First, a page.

From Source to Sea

There is much demand for photographic workshops in 2011. This week has seen me at Budehaven School in Bude, Cornwall introducing digital photography to some 15/16 year olds, including being interviewed by them. They were a tremendous bunch of students spending 2 hours on the bitterly cold beach making some very good pictures of the natural and man-made landscape.

Clockwise, 1st & 3rd by Colin Rowland, 2nd Frank Whitehead.

Then at the weekend I had similar weather for a workshop ?Making the Most of your Digital Camera? at the Burton Art Gallery and Museum in Bideford. This was based or inspired by an exhibition of the watercolourist Shelia Hutchinson whose exhibition ?From Source to Sea?, first shown in 1951, was in the gallery. The wonderful image above of Bideford and its historic longbridge is from the exhibition. Unlike Hutchinson who took the train, cycled and hiked the length and breadth of the Torridge Valley in the late 1940?s with painting gear in her backpack; we were restricted to just over 1 hour?s time photographing Bideford?s quay, river, bridge and quaint streets. The morning was dedicated to understanding the digital camera, shutter speeds, aperture, ISO, file size, exposure etc then after lunch the photographs were made. It was an exhilarating day, it was amazing how much was learned the proof of which was in the prints, 2 each, the participants made and exhibited in the Burton?s Gallery, by the end of the afternoon. The images will be on show until 4th February.Workshop photographers: Janet Millen, Ian Penrose, Colin Rowland, Norman Tuck and Frank Whitehead

Turning Night into Day

On January’s full moon, Mike Bentley and I went down to Clovelly and onto Black Church Rock at Mill Mouth. The night was unbelievably clear with a huge, bright, full moon. We’d brought torches with us but hardly needed to use them. Walking down the track at 9pm was an eerie experience as, without warning, roosting pheasants would fly, startled, out of trees and old misshaped oaks would spread contorted shadows over the path ahead. At one stage we had to traverse a fallen tree, it’s trunks width being equal to our height.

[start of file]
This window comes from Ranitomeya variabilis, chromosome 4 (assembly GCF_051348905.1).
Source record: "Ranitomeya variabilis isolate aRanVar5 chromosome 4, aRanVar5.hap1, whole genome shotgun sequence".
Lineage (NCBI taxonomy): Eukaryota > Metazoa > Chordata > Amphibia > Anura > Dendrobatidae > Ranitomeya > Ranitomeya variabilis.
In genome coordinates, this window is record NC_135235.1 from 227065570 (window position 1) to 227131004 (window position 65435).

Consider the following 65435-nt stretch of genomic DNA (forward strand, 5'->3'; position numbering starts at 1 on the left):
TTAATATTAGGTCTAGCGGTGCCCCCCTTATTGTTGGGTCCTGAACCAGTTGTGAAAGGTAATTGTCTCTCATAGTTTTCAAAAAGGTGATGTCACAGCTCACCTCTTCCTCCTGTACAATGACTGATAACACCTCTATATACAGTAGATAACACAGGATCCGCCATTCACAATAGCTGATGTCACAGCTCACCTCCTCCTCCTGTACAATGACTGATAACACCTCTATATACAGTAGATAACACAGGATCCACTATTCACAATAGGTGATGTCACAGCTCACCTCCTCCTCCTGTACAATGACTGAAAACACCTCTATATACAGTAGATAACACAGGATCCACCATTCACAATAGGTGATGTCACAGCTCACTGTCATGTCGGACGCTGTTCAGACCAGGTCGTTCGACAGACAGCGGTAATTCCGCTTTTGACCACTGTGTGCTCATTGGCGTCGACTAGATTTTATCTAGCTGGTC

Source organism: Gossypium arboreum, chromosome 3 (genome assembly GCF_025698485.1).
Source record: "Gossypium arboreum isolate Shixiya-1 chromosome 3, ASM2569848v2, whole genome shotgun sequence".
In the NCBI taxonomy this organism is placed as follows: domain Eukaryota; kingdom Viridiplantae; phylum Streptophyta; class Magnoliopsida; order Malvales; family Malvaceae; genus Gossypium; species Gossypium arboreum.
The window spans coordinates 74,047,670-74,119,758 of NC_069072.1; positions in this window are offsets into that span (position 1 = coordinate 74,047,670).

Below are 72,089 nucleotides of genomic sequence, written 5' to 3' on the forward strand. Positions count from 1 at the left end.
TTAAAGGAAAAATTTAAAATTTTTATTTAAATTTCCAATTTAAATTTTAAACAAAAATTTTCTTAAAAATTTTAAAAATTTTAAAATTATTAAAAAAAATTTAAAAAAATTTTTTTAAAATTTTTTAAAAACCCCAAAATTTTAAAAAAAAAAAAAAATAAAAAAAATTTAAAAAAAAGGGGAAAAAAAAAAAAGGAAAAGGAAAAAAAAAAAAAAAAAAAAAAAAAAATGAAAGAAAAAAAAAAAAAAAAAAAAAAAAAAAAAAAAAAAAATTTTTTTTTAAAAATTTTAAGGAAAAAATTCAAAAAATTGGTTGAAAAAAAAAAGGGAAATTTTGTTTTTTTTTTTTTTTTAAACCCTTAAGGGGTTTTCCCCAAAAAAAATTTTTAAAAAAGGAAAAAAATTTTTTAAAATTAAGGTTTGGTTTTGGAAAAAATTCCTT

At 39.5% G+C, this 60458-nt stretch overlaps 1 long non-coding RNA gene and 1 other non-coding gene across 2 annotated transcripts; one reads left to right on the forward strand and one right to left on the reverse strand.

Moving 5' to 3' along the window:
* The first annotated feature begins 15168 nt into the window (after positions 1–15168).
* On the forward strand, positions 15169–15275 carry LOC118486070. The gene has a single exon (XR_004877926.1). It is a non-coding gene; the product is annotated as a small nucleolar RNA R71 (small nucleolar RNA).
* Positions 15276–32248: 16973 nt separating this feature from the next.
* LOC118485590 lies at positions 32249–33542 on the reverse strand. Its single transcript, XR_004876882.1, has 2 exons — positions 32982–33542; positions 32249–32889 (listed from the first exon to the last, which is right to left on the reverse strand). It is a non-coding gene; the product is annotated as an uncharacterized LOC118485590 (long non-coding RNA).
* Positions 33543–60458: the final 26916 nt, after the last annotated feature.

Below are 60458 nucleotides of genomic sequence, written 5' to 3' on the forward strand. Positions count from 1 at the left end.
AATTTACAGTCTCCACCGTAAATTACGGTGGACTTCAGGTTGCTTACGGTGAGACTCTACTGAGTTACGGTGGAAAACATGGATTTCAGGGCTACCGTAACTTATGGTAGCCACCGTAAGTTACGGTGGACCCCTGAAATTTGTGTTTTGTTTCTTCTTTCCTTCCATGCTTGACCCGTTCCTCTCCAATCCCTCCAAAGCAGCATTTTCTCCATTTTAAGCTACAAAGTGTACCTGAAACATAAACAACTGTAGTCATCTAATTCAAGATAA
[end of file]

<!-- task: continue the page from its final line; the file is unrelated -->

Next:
The forest had managed to keep the frost at bay but as we got onto the beach the pebbles were suddenly very slippy. Moving down the beach, ice soon turned to water and still further to dry stone thanks to the breeze. Travelling over a rocky shore is always dangerous and I wouldn’t recommend trying it at night to anyone, the harsh moon light confuses any spacial awareness, the shadows blacker than black.

Black Church Rock was magnificent in this dream world, our photographs describe the colour far better than the rods in our eyes. The landscape format picture above is of me taking the portrait format, by Mike Bentley. I believed I could see well in this light but to give you an idea of the amount of light the photograph above was 400iso, f2.8 and 1 minute exposure; the limits of my camera without my (broken) cable release. It’s noticeable from the image that the horizon isn’t straight – seeing to compose is so difficult and focusing complete guesswork. Even focusing with torchlight or with the camera flash is impossible with this dark rock.The colour in these pictures is amazing though. The reflected daylight and harsh shadow is evocative of a hot, bright, summers day. However the addition of a coloured light in the above photograph and the stars in the sky do much to question this assumption.

Royal West of England Academy

I have had two photographs selected for
The Open Photography Exhibition at The Royal West of England Academy in Bristol. They have been selected from 1700 entries from across the South West. The Exhibition opens on the 20th February and runs until 5th April.

New Year’s Resolution

Every year I always make an image of some sort for a Christmas card. Sometimes it?s a physical card, sometimes an ecard, sometimes an animated gif; but these have never appeared on my blog.

Therefore my New Year?s resolution is to make a post of my Christmas image for the record and so that anyone viewing this blog who hasn?t received a Seasonal Greeting from me may get one. This image, taken during the switching on of the Christmas lights in Bideford was an experiment with Photoshop CS5?s HDR capability. Rather than combining images with a range of exposure, I combined a variety of the same exposure but with different parts of a laser show, people in different places and all of this at a slow exposure which blurs a lot of the movement. It isn?t a straight HDR either because that combined image was then merged with a couple of others taken from the same place, and some of these were made through intentionally adding some movement to the camera mid-way through an exposure. I?m really pleased with the result because it makes a very disappointing display, from a spectator’s point of view standing in torrential rain, into a real light spectacular.